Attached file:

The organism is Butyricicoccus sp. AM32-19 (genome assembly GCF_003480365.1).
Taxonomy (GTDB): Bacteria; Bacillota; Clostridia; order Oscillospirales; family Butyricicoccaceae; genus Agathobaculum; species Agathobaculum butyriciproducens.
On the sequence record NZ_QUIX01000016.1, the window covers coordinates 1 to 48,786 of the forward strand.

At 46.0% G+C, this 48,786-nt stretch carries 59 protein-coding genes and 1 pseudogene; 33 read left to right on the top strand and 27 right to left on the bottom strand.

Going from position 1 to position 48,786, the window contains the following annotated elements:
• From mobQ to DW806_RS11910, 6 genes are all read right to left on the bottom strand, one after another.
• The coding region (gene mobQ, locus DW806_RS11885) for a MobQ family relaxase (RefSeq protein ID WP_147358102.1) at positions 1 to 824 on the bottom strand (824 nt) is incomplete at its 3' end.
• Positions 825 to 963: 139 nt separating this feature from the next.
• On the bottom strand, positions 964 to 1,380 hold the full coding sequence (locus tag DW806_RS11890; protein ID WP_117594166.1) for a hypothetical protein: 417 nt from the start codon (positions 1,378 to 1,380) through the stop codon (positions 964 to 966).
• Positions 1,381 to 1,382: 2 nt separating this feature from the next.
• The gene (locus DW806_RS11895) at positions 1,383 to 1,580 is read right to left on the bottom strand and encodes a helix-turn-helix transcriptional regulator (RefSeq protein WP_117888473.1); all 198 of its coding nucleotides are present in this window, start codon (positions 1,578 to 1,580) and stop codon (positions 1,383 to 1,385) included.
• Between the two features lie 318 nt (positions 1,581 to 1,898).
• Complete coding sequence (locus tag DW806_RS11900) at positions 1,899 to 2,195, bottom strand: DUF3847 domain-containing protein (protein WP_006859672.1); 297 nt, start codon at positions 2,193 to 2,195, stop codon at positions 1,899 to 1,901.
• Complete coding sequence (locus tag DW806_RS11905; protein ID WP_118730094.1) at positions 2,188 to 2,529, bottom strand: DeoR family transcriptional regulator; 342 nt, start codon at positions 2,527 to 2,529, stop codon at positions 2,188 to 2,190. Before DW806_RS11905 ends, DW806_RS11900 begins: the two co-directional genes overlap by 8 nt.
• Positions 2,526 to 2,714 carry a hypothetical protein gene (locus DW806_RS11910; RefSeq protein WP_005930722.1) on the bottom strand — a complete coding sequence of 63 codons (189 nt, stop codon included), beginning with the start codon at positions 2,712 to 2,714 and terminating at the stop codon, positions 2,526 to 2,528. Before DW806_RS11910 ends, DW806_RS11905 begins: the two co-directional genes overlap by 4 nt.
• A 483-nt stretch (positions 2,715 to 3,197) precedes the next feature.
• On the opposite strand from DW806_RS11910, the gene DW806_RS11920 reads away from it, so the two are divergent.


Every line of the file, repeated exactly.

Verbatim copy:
The organism is Butyricicoccus sp. AM32-19 (genome assembly GCF_003480365.1).
Taxonomy (GTDB): Bacteria; Bacillota; Clostridia; order Oscillospirales; family Butyricicoccaceae; genus Agathobaculum; species Agathobaculum butyriciproducens.
On the sequence record NZ_QUIX01000016.1, the window covers coordinates 1 to 48,786 of the forward strand.

At 46.0% G+C, this 48,786-nt stretch carries 59 protein-coding genes and 1 pseudogene; 33 read left to right on the top strand and 27 right to left on the bottom strand.

Going from position 1 to position 48,786, the window contains the following annotated elements:
• From mobQ to DW806_RS11910, 6 genes are all read right to left on the bottom strand, one after another.
• The coding region (gene mobQ, locus DW806_RS11885) for a MobQ family relaxase (RefSeq protein ID WP_147358102.1) at positions 1 to 824 on the bottom strand (824 nt) is incomplete at its 3' end.
• Positions 825 to 963: 139 nt separating this feature from the next.
• On the bottom strand, positions 964 to 1,380 hold the full coding sequence (locus tag DW806_RS11890; protein ID WP_117594166.1) for a hypothetical protein: 417 nt from the start codon (positions 1,378 to 1,380) through the stop codon (positions 964 to 966).
• Positions 1,381 to 1,382: 2 nt separating this feature from the next.
• The gene (locus DW806_RS11895) at positions 1,383 to 1,580 is read right to left on the bottom strand and encodes a helix-turn-helix transcriptional regulator (RefSeq protein WP_117888473.1); all 198 of its coding nucleotides are present in this window, start codon (positions 1,578 to 1,580) and stop codon (positions 1,383 to 1,385) included.
• Between the two features lie 318 nt (positions 1,581 to 1,898).
• Complete coding sequence (locus tag DW806_RS11900) at positions 1,899 to 2,195, bottom strand: DUF3847 domain-containing protein (protein WP_006859672.1); 297 nt, start codon at positions 2,193 to 2,195, stop codon at positions 1,899 to 1,901.
• Complete coding sequence (locus tag DW806_RS11905; protein ID WP_118730094.1) at positions 2,188 to 2,529, bottom strand: DeoR family transcriptional regulator; 342 nt, start codon at positions 2,527 to 2,529, stop codon at positions 2,188 to 2,190. Before DW806_RS11905 ends, DW806_RS11900 begins: the two co-directional genes overlap by 8 nt.
• Positions 2,526 to 2,714 carry a hypothetical protein gene (locus DW806_RS11910; RefSeq protein WP_005930722.1) on the bottom strand — a complete coding sequence of 63 codons (189 nt, stop codon included), beginning with the start codon at positions 2,712 to 2,714 and terminating at the stop codon, positions 2,526 to 2,528. Before DW806_RS11910 ends, DW806_RS11905 begins: the two co-directional genes overlap by 4 nt.
• A 483-nt stretch (positions 2,715 to 3,197) precedes the next feature.
• On the opposite strand from DW806_RS11910, the gene DW806_RS11920 reads away from it, so the two are divergent.